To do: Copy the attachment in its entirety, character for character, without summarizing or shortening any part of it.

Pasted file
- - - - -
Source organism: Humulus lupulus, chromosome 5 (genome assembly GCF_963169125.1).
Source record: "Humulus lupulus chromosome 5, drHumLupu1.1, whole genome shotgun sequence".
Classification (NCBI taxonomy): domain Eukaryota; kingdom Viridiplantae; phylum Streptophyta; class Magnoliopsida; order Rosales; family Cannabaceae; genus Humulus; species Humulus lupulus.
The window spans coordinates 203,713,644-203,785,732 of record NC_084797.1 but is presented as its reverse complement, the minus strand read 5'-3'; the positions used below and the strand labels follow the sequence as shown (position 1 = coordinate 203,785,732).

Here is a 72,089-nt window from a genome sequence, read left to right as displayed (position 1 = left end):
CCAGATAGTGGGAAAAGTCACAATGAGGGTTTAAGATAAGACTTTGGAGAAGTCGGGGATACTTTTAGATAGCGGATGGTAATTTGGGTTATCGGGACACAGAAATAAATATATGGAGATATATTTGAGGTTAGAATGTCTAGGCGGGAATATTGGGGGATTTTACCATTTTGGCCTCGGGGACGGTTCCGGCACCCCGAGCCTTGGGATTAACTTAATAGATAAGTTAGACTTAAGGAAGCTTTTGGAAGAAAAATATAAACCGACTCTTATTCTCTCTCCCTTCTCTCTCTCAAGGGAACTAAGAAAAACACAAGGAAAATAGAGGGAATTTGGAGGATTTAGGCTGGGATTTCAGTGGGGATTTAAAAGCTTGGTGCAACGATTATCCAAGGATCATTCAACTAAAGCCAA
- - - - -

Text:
Source organism: Humulus lupulus, chromosome 5 (genome assembly GCF_963169125.1).
Source record: "Humulus lupulus chromosome 5, drHumLupu1.1, whole genome shotgun sequence".
Classification (NCBI taxonomy): domain Eukaryota; kingdom Viridiplantae; phylum Streptophyta; class Magnoliopsida; order Rosales; family Cannabaceae; genus Humulus; species Humulus lupulus.
The window spans coordinates 203,713,644-203,785,732 of record NC_084797.1 but is presented as its reverse complement, the minus strand read 5'-3'; the positions used below and the strand labels follow the sequence as shown (position 1 = coordinate 203,785,732).

Here is a 72,089-nt window from a genome sequence, read left to right as displayed (position 1 = left end):
CCAGATAGTGGGAAAAGTCACAATGAGGGTTTAAGATAAGACTTTGGAGAAGTCGGGGATACTTTTAGATAGCGGATGGTAATTTGGGTTATCGGGACACAGAAATAAATATATGGAGATATATTTGAGGTTAGAATGTCTAGGCGGGAATATTGGGGGATTTTACCATTTTGGCCTCGGGGACGGTTCCGGCACCCCGAGCCTTGGGATTAACTTAATAGATAAGTTAGACTTAAGGAAGCTTTTGGAAGAAAAATATAAACCGACTCTTATTCTCTCTCCCTTCTCTCTCTCAAGGGAACTAAGAAAAACACAAGGAAAATAGAGGGAATTTGGAGGATTTAGGCTGGGATTTCAGTGGGGATTTAAAAGCTTGGTGCAACGATTATCCAAGGATCATTCAACTAAAGCCAA